Is The Christian Life More Like Colorado Or Nebraska?

Credit: R. Scott Clark

Credit: R. Scott Clark/Taken from Neb Highway 71

For most of my conscious life I have listened to other Americans complain about having to drive across Nebraska on I-80. As soon I tell non-Nebraskans that I am a Cornhusker they have two comments: 1. Your football team isn’t what it used to be; 2. I-80 is the most boring part of their drive across the country.  Ok, I-80 across Nebraska is a little plain, pun intended. The Eisenhower administration didn’t want exciting interstates. They were as much for winning the Cold War (and landing bombers, if it came to that) as they were about your trip to grandma’s house. 80 follows the Platte River and it is flat. People will often contrast their experience of the mountains, in contrast to the prairies. As a plainsman I appreciate the mountains (who doesn’t?) but I think the Christian life is more like Nebraska than it is like Colorado.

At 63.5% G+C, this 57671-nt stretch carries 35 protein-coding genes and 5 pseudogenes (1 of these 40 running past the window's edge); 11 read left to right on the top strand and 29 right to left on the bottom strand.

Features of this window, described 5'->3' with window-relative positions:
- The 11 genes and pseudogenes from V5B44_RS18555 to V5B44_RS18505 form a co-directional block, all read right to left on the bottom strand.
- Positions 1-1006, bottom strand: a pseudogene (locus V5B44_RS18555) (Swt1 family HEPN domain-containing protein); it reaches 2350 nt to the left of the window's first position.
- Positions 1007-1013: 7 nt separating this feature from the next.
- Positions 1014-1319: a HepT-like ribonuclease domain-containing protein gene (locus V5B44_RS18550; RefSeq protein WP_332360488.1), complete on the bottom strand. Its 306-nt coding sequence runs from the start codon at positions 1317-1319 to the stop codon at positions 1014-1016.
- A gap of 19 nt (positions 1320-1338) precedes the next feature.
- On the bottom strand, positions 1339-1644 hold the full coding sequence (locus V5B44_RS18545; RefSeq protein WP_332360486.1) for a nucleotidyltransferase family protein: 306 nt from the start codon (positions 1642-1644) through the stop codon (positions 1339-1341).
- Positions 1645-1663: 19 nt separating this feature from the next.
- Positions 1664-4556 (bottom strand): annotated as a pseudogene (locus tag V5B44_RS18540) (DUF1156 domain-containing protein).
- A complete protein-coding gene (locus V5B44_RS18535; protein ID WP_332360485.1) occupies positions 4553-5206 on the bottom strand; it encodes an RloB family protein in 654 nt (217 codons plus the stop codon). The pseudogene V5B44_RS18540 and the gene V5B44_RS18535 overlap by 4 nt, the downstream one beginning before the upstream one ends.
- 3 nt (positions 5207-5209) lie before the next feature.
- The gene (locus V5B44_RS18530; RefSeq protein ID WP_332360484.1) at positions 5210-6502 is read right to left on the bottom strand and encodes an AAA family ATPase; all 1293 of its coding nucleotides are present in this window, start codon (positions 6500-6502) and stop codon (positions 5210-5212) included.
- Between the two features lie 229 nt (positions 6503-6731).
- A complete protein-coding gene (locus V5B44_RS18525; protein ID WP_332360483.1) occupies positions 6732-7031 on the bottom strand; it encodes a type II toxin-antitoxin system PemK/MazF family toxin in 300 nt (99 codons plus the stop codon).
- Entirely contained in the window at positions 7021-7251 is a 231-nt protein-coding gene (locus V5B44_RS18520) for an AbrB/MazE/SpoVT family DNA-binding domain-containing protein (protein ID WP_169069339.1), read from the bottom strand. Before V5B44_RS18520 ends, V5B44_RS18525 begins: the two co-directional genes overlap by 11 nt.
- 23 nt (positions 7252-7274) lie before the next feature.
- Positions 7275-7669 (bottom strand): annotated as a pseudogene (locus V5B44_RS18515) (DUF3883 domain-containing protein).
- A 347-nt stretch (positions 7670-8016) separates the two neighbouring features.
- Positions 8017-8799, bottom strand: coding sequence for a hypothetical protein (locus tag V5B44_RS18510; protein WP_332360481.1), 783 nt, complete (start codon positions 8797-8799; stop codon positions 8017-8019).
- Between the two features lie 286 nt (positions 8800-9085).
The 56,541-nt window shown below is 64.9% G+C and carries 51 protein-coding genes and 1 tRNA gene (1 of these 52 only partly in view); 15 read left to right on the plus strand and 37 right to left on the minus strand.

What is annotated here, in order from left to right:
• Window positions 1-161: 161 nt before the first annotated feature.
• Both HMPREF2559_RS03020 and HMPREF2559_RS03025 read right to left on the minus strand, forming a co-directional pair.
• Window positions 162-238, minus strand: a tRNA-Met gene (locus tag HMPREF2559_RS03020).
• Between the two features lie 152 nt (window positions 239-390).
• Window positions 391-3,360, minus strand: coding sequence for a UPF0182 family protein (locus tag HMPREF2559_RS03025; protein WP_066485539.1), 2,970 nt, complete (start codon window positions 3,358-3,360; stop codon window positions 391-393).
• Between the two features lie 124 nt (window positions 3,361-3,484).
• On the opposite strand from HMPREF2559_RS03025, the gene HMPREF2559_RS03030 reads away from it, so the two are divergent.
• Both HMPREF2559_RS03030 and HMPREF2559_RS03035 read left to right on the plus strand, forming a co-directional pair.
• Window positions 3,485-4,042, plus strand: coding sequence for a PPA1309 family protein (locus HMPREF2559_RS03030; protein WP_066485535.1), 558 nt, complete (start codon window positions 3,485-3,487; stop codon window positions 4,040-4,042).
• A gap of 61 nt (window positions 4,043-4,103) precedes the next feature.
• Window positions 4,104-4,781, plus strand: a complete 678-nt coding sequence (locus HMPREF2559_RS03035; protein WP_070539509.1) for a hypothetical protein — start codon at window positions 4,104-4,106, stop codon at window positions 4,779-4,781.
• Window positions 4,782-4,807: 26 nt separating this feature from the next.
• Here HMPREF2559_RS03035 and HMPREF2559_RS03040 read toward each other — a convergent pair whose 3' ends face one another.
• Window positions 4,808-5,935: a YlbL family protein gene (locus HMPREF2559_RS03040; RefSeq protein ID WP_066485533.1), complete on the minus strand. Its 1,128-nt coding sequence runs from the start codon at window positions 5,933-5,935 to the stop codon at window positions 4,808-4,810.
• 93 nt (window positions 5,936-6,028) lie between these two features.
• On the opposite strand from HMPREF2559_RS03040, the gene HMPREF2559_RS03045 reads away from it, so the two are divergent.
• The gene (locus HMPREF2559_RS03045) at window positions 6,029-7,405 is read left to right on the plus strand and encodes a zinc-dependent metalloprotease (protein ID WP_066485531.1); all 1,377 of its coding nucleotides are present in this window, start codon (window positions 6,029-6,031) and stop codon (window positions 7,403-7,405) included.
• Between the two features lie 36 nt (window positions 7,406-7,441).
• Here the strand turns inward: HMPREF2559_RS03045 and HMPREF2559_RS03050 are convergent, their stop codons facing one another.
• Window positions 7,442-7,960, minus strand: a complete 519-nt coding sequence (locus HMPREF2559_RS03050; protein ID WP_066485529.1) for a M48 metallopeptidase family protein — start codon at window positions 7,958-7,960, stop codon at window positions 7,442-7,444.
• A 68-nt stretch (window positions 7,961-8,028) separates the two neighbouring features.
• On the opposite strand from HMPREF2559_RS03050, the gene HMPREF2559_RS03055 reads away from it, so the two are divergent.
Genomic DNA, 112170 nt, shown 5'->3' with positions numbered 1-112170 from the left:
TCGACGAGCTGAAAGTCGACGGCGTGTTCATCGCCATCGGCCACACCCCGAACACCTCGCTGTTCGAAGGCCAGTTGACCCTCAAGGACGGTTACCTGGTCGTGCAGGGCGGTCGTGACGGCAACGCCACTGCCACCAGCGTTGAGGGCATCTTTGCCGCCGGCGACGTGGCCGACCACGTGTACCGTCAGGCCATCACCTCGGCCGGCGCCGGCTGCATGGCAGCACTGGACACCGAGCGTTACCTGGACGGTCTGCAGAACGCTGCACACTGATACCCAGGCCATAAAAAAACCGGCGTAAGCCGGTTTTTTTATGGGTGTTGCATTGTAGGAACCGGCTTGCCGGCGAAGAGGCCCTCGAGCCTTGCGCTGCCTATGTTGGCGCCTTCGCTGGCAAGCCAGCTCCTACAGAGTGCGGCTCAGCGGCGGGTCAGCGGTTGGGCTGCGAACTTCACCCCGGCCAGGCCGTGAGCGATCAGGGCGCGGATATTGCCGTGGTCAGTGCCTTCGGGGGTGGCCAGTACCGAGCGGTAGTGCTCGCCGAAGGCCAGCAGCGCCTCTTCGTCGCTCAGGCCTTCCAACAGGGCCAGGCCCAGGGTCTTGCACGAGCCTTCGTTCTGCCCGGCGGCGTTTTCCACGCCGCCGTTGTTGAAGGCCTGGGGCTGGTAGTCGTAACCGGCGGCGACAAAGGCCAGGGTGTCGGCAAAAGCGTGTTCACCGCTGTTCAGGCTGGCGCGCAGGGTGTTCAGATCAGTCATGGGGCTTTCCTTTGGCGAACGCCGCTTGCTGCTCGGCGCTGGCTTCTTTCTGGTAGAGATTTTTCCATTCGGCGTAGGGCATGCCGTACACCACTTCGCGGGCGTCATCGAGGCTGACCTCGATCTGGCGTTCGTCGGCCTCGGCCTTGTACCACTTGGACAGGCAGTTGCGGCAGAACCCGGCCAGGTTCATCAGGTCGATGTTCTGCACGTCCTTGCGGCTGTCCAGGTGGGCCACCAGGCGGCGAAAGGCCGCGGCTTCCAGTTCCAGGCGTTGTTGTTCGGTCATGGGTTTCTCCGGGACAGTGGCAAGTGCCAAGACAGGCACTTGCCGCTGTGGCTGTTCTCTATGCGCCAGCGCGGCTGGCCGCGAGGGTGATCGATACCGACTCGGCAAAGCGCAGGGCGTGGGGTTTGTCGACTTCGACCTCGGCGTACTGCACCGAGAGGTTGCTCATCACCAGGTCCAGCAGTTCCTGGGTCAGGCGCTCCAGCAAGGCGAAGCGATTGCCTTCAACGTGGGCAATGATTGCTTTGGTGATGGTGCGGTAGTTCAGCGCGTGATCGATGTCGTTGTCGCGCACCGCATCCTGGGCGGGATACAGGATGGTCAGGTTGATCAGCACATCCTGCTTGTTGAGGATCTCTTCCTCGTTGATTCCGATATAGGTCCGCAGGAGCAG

For many Christians the Christian life is the quest for intense, mountain-top emotional experiences. The assumption is that these sublime experiences are the norm and that those less exciting periods of life are abnormal, inferior, disappointing, and perhaps a sign of some spiritual failure. When people say, “we really worshipped today” what they are sometimes saying is, “We had an intense emotional experience during worship.” Since the First Great Awakening (18th century), and particularly since Charles Finney’s (1792–1875) practice of and Lectures on Revival, North American Christians have come to expect the unexpected, an intense emotional experience in worship. That’s what many congregations seem to mean by “revival.” That’s why, in so many services, congregations sing carefully coordinated songs designed to produce a certain affect and effect. Christians sometimes become addicted to the experience of euphoria produced by such use of worship music. When people say, “God seems to have left me” what they may be saying is, “I’m not having the sort of intense experiences I expect a Christian to experience.”